snows that the conclusions reached!
by the experts are not consistent
with tho facts given In the report—
assuming that tho statements made
therein are facts. This is shown by,
tho facts above given showing tho
percentage of tho land containing
various amounts of alkali.
Taking as a basis for calculations,
th figures given In the report show- j
ing the percentage of alkali In the
hoII to a depth of six feet, wo find the
facts to be »h follows:
Per I
percentage of allcall In Bolls, cent.!
0.2 of one per cent, or less 30
From 04 tO^viJ 1/.'/.'.'.-'.'.'1 /.'/.'.'.-'.'.'. I^.' 1«
, 0."0 to 100 "
Over 1 per ceut *"
Total 10 °
"Water is King— Here is its Kingdom."
The report further states:
Much work liuh been done by dif
ferent experiment stations of the
United Stati k and this bureau in the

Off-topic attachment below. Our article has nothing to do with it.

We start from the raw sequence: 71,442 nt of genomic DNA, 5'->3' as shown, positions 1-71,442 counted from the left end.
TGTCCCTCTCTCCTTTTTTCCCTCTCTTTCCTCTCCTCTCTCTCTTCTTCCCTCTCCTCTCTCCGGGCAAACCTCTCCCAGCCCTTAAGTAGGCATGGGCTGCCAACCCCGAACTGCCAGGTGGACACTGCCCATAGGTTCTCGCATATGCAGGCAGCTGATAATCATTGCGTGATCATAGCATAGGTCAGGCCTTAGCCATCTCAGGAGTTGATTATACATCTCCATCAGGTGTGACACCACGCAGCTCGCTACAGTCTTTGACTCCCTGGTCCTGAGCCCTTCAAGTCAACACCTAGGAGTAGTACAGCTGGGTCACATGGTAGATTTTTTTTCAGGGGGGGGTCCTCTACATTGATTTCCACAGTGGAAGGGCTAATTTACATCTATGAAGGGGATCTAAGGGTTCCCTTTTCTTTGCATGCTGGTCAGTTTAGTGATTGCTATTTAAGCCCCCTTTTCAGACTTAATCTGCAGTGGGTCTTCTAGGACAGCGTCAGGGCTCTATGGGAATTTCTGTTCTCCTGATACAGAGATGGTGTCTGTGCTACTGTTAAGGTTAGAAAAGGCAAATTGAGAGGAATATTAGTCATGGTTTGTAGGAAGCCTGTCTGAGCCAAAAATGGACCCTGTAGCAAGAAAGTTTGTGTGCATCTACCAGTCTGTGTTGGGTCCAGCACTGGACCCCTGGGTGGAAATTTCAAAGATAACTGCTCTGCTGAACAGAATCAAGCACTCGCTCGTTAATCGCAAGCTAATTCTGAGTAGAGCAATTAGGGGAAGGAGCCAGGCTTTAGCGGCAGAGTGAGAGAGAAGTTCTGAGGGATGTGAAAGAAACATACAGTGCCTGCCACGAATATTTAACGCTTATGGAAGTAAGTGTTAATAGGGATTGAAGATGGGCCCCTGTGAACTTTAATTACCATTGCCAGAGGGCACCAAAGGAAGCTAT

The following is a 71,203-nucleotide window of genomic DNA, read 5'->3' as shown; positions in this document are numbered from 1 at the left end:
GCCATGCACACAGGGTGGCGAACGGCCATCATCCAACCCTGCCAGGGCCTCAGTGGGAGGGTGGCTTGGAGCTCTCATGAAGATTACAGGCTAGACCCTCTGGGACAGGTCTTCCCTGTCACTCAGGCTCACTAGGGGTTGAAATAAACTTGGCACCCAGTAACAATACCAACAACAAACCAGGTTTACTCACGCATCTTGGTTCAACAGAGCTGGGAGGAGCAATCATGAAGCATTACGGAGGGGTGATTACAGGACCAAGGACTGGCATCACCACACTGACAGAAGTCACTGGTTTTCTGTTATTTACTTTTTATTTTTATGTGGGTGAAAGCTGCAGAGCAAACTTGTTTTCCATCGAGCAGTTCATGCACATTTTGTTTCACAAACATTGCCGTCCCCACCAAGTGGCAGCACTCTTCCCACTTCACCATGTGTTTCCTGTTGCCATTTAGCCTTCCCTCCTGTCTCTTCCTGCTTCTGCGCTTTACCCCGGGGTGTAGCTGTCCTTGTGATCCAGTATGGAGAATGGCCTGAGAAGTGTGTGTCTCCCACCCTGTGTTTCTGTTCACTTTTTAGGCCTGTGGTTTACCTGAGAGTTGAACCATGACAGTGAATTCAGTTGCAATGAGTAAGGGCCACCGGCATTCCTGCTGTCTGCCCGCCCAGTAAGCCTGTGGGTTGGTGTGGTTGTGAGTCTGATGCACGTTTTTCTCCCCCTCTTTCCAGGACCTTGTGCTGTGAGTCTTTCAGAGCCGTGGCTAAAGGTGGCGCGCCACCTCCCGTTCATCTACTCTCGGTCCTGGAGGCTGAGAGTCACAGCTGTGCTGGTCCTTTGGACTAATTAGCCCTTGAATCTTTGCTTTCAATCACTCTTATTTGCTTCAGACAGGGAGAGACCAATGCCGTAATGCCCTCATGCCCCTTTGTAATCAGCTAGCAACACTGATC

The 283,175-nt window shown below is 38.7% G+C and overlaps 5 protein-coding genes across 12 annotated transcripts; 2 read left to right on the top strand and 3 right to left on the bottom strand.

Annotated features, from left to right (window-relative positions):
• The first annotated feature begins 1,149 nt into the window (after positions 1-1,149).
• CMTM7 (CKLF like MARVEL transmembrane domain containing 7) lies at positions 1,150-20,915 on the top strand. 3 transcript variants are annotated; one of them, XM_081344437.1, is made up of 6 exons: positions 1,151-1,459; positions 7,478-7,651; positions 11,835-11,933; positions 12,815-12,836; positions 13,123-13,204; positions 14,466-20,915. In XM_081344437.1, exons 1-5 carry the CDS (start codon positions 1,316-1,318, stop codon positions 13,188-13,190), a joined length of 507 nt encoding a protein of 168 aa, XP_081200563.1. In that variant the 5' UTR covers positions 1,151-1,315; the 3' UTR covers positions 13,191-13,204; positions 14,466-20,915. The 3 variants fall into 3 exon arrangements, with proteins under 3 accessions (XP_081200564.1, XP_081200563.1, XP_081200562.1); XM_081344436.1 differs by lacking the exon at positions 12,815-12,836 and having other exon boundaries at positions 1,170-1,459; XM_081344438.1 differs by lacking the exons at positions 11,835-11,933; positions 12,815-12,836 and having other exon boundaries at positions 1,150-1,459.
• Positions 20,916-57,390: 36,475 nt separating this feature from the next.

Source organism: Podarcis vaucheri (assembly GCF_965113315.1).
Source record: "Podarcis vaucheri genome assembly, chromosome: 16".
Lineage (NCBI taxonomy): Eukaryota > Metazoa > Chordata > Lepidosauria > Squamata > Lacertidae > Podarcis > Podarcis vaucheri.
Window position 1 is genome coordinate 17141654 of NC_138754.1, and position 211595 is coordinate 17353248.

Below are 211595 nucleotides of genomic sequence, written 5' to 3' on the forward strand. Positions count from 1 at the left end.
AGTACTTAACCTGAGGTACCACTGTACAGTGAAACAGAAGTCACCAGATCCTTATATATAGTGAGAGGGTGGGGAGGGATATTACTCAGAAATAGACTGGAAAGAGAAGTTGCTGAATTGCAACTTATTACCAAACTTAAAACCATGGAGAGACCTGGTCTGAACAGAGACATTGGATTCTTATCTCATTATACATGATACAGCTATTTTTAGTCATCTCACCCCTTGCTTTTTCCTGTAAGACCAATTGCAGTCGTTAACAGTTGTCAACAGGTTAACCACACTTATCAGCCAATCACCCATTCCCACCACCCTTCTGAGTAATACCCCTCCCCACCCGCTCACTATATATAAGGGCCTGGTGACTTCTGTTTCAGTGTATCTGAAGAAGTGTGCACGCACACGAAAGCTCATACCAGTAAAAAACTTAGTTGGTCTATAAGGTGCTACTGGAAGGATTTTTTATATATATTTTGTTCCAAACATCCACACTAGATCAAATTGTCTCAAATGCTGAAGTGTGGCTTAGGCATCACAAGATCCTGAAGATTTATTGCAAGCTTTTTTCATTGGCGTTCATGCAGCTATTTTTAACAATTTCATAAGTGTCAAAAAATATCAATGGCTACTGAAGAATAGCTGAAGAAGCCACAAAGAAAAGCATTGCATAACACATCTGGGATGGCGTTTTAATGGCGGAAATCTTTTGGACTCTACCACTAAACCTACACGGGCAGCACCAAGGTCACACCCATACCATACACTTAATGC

pafct few years in determining the
amount of uikall various crops will
withstand in these alkaline areas and
the following limitation* have been
established for the white alkali:
Crops. Per cent.
Barley, Bugnr beets, sor
ghum 0.6 to 1.00
Alfalfa, wheat, corn 0.2 to 0.4
It in from this statement of the
report that the percentage of land
hiil tod to these crops Is given above.
In another portion of the report it
:s Btatcd that alkali found in the Im
perial lands Ik the white variety. On
this subject the report says:
Tho alkail of this portion of the
desert is all of the white kind, prin
cipally the eblorid of potassium and
sodium. Lime is present both as sul
phate and carbonate. No crops ex
cept sorghum and millet have as yet
been grown, so the exact limitations
for the different crops for this area
were not established; although they
certainly could not withstand a great
deal more than the crops elsewhere.
If the soils are kept well drained
there i« enough gypsum in the soil and
water to preclude all possibility of
thero ever being an accumulation of
(he black alkali.
Again the report says:
By popular usage any harmful ac
cumulation In the soil of salts of any
kind Is referred to as alkali, distinc
tions being made between districts